Curry: ‘Be efficient, add value or diversify – or struggle to survive’
Many of the challenges facing farmers in the Brexit age are the same as 15 years ago, the author of a major report into UK agriculture has said.
Lord Don Curry, who authored the influential UK Government report ‘Farming and Food – A Sustainable Future’ in 2002 delivered this year’s George Scott Robertson Memorial Lecture.
The event, which was held in Belfast, was jointly organised by: the Agri-Food and Biosciences Institute (AFBI); Queen’s University Belfast; the Department of Agriculture, Environment and Rural Affairs; and the Ulster Farmers’ Union (UFU).
Recommendations still apply 15 years on
15 years on from the publication of the report, Lord Curry said many of its key recommendations still applied.
He said: “The choices farmers have today are the same as 15 years ago – to be efficient, to add value or to diversify.
They can choose all three, but will struggle to survive if they do not make one of these choices.
“We have a clean sheet of paper on life after Brexit. We should write the script together and be clear about priorities. It is a unique opportunity and the legacy we leave will impact future generations.
“Despite all the uncertainty and confusion that currently surrounds the Brexit process; this is the most important moment in time for a generation.”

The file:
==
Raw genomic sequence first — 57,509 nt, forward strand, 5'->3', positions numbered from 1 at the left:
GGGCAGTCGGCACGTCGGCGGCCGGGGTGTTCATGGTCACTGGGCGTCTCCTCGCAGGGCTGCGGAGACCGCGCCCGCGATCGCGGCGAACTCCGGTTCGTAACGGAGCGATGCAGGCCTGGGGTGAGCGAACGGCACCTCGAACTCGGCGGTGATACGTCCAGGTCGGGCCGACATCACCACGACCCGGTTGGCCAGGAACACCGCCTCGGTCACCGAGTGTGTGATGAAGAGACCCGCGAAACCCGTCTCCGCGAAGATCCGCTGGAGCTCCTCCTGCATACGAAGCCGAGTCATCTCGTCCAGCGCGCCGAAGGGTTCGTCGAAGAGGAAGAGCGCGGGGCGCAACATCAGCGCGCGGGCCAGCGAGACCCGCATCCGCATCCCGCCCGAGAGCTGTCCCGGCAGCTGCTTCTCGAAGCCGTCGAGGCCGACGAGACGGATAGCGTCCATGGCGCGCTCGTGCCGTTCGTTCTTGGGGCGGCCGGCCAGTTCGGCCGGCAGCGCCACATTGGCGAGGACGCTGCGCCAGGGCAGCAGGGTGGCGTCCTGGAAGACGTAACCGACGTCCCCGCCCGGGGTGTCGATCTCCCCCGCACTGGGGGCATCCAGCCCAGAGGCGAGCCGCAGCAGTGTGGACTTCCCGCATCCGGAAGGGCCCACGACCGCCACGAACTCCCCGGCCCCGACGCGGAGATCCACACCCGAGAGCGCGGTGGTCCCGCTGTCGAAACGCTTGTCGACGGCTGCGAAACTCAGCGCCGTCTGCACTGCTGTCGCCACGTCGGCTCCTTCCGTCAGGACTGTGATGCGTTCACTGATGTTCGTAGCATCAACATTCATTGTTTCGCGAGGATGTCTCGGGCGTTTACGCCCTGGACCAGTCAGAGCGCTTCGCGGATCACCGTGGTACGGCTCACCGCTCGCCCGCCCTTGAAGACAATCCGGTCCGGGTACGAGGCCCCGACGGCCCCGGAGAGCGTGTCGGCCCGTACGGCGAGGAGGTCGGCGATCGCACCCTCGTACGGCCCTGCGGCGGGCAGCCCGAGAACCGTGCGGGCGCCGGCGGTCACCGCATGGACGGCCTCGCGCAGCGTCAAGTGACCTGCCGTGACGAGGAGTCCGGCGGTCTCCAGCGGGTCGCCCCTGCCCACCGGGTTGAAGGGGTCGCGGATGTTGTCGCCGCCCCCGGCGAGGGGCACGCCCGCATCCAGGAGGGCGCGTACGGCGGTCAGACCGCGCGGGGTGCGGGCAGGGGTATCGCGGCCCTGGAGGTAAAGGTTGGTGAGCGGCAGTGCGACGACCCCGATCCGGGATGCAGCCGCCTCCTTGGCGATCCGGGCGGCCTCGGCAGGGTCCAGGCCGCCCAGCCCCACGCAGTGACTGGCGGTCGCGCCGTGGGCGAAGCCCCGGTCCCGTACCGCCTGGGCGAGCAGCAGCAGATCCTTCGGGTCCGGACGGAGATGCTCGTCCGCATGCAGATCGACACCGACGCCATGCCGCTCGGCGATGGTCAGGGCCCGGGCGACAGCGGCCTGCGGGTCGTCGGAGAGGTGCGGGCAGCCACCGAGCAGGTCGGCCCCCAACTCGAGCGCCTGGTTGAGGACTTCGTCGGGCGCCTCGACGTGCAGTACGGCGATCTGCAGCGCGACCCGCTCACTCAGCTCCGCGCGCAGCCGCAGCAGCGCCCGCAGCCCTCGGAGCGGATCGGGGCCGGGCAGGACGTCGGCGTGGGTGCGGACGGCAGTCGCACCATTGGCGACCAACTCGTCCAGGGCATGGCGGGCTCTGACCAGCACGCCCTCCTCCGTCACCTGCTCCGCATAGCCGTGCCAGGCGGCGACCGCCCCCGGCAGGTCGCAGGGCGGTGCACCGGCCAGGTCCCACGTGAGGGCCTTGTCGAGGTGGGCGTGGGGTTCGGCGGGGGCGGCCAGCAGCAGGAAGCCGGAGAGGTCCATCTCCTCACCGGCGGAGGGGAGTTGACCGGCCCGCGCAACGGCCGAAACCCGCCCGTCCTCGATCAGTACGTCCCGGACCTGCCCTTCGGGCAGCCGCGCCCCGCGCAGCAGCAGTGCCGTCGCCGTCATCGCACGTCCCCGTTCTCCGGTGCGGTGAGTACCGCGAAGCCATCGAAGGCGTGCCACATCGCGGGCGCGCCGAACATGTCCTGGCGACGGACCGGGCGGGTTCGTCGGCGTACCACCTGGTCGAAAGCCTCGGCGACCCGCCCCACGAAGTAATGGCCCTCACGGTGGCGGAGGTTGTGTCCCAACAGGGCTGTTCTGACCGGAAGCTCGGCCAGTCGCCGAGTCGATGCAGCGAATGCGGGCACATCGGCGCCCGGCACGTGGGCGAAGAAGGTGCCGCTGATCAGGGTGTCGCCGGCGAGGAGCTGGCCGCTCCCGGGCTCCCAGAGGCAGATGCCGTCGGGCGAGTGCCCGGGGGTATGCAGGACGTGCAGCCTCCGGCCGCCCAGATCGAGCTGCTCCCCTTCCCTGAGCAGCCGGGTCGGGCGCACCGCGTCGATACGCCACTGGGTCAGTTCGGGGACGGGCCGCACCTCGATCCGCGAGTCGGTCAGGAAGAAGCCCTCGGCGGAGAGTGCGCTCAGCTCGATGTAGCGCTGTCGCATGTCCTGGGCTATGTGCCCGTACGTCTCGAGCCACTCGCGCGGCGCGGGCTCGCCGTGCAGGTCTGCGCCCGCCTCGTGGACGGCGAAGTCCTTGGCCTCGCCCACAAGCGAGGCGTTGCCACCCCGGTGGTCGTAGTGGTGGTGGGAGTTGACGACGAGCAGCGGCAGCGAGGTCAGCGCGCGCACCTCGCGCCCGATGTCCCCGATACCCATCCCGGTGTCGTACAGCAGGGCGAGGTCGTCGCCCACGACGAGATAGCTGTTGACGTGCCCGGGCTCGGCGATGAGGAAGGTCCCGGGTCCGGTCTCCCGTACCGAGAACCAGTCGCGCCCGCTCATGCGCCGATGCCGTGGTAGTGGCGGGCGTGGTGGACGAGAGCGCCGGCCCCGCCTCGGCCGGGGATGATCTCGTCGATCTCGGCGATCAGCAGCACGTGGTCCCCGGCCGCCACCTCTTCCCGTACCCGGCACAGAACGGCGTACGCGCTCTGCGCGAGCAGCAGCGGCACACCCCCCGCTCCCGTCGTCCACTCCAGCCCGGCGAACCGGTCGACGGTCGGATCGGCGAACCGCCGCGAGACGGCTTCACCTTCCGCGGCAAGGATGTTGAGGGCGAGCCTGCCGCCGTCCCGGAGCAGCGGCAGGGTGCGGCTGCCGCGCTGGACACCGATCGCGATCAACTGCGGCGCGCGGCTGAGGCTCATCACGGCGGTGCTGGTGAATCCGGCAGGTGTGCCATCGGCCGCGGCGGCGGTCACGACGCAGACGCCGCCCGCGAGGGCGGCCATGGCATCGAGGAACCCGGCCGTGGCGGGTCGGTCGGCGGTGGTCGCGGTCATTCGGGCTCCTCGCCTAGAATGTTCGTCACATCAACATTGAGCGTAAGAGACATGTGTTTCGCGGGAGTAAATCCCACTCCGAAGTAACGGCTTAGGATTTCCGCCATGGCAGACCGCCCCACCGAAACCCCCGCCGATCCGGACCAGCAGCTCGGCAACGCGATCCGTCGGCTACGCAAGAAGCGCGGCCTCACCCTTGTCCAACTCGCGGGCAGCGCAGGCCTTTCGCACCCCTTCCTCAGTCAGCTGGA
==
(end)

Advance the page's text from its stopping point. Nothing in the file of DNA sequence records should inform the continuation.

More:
He added: “The parallels between 2001 – when I was tasked with chairing the policy commission on the future of farming and food – and the challenges we face today in the light of Brexit make a fascinating study.”
There is no second ‘Curry Commission’ planned. However, Lord Curry said he would be “very happy to endorse” the independent Food, Farming and Countryside Commission – which has just been launched.
“The shared vision we laid out brought us together in 2002 to write the report, and we need this same sense of direction today,” he added.
Legislation and standards
Curry said he was not expecting a “huge bonfire of agricultural regulation” any time soon.
Many people voted to leave the EU because they perceived it to be too intrusive, so we clearly need to remove unnecessary legislation.
“But we also need access to EU markets, so I’m not expecting a huge bonfire of agricultural regulation. We need to maintain high standards.
“Leaving the Common Agricultural Policy (CAP) presents the opportunity for a tailor-made Domestic Agricultural Policy, and we will have to strike a balance between further devolution of policy and cohesion across the four countries of the UK.
“Lots of organisations are voicing their own versions of what post-Brexit policy should look like, and the question has to be: ‘What are the outcomes we want from the management of the countryside?'”